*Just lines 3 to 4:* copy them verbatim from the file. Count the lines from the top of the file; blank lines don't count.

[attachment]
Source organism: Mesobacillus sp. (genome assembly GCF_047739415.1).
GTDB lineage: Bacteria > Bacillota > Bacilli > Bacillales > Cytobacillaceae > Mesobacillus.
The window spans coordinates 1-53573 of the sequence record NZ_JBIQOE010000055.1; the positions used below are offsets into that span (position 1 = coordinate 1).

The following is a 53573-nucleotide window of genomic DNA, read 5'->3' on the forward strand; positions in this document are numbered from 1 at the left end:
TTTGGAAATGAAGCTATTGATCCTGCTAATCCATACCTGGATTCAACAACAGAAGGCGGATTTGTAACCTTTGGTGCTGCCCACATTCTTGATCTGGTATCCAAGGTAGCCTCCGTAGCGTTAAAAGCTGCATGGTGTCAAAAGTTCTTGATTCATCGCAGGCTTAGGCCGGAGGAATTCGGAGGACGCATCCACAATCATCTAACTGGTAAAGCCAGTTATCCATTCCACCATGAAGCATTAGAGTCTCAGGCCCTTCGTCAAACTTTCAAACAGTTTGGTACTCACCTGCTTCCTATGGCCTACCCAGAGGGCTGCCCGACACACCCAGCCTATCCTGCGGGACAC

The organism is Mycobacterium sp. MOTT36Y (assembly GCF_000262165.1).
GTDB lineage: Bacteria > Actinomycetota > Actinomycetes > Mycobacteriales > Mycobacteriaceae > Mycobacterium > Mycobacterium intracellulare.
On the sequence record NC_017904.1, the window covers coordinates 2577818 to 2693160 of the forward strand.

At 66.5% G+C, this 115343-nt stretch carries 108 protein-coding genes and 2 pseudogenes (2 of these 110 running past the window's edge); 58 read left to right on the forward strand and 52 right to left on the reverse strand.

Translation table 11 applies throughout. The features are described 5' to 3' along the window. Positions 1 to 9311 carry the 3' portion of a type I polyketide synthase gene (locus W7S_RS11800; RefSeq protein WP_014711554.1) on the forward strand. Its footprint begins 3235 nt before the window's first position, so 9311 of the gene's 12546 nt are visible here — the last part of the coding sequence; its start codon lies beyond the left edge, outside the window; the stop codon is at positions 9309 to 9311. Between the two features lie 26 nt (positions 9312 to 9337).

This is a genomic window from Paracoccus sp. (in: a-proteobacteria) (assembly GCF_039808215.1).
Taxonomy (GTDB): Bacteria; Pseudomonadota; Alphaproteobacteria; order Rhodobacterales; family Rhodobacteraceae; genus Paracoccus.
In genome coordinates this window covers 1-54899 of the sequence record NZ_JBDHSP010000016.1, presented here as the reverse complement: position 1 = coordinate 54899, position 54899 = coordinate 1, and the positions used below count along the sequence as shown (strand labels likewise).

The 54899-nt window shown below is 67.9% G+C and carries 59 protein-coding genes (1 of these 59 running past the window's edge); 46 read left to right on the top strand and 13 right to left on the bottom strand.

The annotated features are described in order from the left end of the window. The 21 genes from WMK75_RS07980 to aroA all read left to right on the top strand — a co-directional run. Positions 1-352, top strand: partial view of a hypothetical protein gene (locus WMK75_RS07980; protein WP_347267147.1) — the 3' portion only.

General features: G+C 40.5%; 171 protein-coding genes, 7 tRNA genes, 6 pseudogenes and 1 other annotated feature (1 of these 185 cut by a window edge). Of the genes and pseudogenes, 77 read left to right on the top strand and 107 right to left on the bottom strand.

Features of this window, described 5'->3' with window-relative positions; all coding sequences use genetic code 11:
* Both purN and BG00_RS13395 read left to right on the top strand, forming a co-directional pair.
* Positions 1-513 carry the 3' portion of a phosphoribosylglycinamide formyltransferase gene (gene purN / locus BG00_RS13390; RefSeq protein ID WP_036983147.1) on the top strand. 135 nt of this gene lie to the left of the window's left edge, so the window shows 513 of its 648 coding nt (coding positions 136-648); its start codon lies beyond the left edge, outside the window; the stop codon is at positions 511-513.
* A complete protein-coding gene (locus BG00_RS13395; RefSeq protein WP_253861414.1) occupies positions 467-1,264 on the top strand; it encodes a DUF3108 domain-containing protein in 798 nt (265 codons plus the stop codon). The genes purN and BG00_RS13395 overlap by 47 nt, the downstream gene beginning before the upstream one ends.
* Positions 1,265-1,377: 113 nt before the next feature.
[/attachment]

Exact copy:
The window spans coordinates 1-53573 of the sequence record NZ_JBIQOE010000055.1; the positions used below are offsets into that span (position 1 = coordinate 1).

The following is a 53573-nucleotide window of genomic DNA, read 5'->3' on the forward strand; positions in this document are numbered from 1 at the left end: